There are drones that many of us enjoy flying from time to time (like the Hubsan), and then there are drones that we would give our right arm to fly just once in our lifetime. The Aerial Heavy-Lift Aerigon Drone holding the Phantom Flex4K is one of those drones. Sadly, we don’t have $250,000 to test on this drone, but if you do and need a new best friend, I am here for you!
Brain Farm is a production and entertainment company that creates film, TV, and digital commercial content. Brain Farm’s most recent creation is the first ever drone that shoots 1,000 frames per second and 4K resolution video. This is truly an amazing feat, and Brain Farm talks about how difficult it was:
The Phantom Flex4K is one of the worlds most dynamic slow motion cameras. Until now, the images captured by the Phantom Flex 4K have been limited by the camera’s weight. Simply put: It’s too heavy for most drones to carry. For 5 years, Brain Farm’s CEO, Curt Morgan, dreamt of ways he could capture the same super slow motion images from the sky. The solution came when Brain Farm and Swedish drone manufacturers Intuitive Aerial joined forces to create the first UAV capable of carrying the heavy weight of the PhantomFlex4k.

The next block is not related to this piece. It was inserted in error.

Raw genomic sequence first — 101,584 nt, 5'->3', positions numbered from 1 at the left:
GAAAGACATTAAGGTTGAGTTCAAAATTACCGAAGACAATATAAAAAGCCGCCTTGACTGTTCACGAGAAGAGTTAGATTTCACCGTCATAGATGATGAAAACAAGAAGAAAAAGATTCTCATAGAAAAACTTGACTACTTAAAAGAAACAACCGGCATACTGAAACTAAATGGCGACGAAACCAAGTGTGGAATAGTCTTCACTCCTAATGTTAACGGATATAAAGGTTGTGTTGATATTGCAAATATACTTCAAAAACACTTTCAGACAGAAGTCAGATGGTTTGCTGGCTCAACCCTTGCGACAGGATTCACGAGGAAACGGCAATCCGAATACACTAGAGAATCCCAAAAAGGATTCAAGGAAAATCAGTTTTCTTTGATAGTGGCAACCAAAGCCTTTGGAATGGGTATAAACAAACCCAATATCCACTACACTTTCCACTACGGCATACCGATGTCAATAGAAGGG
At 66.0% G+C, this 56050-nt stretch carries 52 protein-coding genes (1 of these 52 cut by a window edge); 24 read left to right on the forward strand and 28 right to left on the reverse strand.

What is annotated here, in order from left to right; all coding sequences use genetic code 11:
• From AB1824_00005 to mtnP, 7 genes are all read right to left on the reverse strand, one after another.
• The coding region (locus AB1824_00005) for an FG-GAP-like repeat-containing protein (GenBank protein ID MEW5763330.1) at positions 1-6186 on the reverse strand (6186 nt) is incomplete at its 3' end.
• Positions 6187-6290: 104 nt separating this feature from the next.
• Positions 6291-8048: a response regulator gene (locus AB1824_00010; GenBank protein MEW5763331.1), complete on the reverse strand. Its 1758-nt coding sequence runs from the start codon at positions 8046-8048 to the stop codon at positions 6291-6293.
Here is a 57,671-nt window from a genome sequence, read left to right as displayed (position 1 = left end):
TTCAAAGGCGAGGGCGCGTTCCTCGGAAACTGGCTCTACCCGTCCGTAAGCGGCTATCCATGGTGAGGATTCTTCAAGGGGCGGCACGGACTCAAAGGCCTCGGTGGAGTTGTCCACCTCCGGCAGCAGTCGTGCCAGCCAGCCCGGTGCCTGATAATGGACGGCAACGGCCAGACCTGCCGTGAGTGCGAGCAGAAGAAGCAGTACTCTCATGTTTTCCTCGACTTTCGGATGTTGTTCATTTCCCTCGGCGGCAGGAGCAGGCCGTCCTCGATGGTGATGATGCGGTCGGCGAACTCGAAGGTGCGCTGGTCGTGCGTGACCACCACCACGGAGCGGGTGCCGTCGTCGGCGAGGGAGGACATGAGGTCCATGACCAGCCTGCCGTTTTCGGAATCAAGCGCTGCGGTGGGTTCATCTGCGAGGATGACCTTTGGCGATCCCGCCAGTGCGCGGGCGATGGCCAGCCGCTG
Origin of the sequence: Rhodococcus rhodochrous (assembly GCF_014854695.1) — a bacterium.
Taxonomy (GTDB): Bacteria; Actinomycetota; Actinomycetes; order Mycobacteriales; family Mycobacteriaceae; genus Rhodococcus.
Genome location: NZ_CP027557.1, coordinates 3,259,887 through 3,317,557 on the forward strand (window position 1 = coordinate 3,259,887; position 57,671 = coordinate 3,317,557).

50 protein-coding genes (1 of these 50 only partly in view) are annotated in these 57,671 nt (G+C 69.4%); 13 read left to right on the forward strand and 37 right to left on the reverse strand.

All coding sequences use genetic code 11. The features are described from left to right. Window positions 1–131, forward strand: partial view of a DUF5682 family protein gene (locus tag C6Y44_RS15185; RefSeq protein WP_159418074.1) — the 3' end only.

Okay, let’s see how amazing this drone really is! If you have a device capable of displaying 4K video, be sure to change your video settings to allow 4K resolution.
Mind=Blown. This drone truly sets itself apart. This is the first aerial video that I’ve watched in 4K and I was amazed by the slow motion footage the drone was able to capture. It seemed I was able to see every drop of water in the air as the truck was driving thought the water.
This drone will blast new life to cinematography with endless possibilities. I can only image how Discovery Channels’ extraordinary show Plant Earth will look when they start using a drone like this! However, with any great creation comes a list of concerns, one of which is its cost. At $250,000 dollars, you better hope your pilot is a pro, as one wrong move could be a expensive disaster.
Do you think Brain Farms’ drone will change cinematography enough to justify the cost? Let us know your thoughts in the comment section below.